So it was asked: what could be the catalyst that sets us on course for the path towards disarmament? Some argued that the UK is in the best position to initiate this path and now is the time to do so, others less optimistically suggested that the right conditions are non-existent at the moment due to the unwillingness of other nuclear armed states to even consider nuclear disarmament.
“Old or young: nuclear weapons can kill us all”
Zoë Pelter pointed out that growing up after the Cold War has meant she feels disconnected with the bomb. Younger audience members agreed and said it can be hard to understand what all the “fuss” is about. One said she felt it was easy to argue for nuclear weapons when using Cold War theories, but now it’s the future that matters. However, some said that the shadow of the Cold War remains and Russia’s intervention in Crimea demonstrates this.
We were reminded, however, that nuclear weapons are tool that have the power to destroy us and our planet. Nuclear weapons are dangerous no matter what generation you are associated with. But, it was asked, how do we engage with a generation of young people who are generally indifferent towards nuclear weapons or puzzled by the complexity involved in this debate?
Rebecca Sharkey suggested getting involved in movements that are taking place – such as the attending ICAN’s Civil Society Forum in Vienna ahead of the Conference on the Humanitarian Consequences of Nuclear Weapons, hosted by the Austrian government.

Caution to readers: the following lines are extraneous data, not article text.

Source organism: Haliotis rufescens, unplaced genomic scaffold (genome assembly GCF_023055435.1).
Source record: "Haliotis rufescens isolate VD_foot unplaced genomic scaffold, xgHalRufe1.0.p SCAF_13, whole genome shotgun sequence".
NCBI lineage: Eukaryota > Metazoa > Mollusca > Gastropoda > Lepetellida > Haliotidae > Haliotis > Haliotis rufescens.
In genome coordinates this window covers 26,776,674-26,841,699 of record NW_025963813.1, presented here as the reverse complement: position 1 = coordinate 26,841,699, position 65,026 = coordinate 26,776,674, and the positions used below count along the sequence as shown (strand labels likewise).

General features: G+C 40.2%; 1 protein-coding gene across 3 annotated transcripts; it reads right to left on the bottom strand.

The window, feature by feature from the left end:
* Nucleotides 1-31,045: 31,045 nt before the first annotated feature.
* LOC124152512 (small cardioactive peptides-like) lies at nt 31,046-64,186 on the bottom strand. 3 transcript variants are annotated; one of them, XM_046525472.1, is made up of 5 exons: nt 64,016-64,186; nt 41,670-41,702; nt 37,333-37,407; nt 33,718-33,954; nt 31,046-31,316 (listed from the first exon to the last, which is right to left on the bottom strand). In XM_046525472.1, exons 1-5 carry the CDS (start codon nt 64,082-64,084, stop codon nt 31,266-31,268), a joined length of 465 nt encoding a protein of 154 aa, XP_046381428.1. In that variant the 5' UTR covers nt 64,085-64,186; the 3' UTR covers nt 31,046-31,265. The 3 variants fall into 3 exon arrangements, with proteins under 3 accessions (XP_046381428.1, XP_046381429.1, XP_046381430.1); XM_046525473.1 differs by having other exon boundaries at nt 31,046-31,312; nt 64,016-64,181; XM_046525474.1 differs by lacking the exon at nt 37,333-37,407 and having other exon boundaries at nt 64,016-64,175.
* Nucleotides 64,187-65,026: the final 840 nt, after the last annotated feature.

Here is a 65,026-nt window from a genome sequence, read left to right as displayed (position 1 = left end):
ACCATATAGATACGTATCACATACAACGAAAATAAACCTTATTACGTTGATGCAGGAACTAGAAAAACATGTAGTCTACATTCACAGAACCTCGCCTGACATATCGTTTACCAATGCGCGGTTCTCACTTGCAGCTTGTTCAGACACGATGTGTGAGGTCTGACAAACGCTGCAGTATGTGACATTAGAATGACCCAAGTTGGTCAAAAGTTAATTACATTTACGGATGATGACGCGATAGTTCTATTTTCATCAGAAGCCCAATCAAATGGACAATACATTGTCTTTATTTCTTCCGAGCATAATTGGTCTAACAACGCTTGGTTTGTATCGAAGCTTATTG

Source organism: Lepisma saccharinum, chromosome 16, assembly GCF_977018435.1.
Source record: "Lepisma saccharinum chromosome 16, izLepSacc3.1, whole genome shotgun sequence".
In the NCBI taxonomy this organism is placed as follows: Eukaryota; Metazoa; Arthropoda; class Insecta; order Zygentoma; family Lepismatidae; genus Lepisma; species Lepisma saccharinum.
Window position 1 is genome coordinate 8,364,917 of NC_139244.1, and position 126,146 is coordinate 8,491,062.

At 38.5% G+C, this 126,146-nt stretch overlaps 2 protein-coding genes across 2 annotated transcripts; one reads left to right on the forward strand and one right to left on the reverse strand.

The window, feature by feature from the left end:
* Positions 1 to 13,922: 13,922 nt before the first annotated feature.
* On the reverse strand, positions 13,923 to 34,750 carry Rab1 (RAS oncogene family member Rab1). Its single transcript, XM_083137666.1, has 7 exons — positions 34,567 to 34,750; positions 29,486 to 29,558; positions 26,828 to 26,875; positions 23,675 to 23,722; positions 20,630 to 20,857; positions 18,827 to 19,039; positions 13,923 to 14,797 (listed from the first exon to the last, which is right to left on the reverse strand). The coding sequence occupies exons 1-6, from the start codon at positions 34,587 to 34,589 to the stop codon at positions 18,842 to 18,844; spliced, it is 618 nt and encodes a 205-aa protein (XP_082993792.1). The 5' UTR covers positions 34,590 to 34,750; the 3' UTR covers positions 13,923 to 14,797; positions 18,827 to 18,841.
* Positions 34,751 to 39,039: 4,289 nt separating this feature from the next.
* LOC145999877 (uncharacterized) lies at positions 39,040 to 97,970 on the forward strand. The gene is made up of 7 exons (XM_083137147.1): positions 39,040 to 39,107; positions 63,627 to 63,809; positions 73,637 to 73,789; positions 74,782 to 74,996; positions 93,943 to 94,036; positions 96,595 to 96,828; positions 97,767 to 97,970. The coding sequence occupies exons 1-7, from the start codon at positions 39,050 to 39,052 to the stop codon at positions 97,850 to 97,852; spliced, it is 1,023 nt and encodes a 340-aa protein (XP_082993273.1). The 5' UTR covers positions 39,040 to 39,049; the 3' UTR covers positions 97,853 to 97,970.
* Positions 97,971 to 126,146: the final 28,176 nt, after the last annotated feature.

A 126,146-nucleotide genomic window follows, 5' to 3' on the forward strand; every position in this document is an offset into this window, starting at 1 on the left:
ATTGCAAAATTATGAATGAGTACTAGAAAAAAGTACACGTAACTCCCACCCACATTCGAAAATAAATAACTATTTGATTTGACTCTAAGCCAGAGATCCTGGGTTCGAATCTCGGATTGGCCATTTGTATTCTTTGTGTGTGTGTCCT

Paul Schulte asked people to look critically at what is possible and to probe our government for answers. Zoë Pelter agreed we needed to make the debate more accessible to younger generations by breaking down the barriers and moving away from Western thinking that can generate a narrow view of the world.
This event highlighted what is most important: for us to continue talking about this issue and forming opinions, but to be open to adapting them as we listen and learn from each other. The debate on nuclear weapons is a complex issue that is closely linked with the future of our planet and our security. This invokes a passionate response from people on both sides of the nuclear weapons debate but we must inform each other of the opinions and arguments that are being heard in the policy and civil society spheres. We need to truly listen and understand where the other side is coming from if we’re going to find common ground to make progress.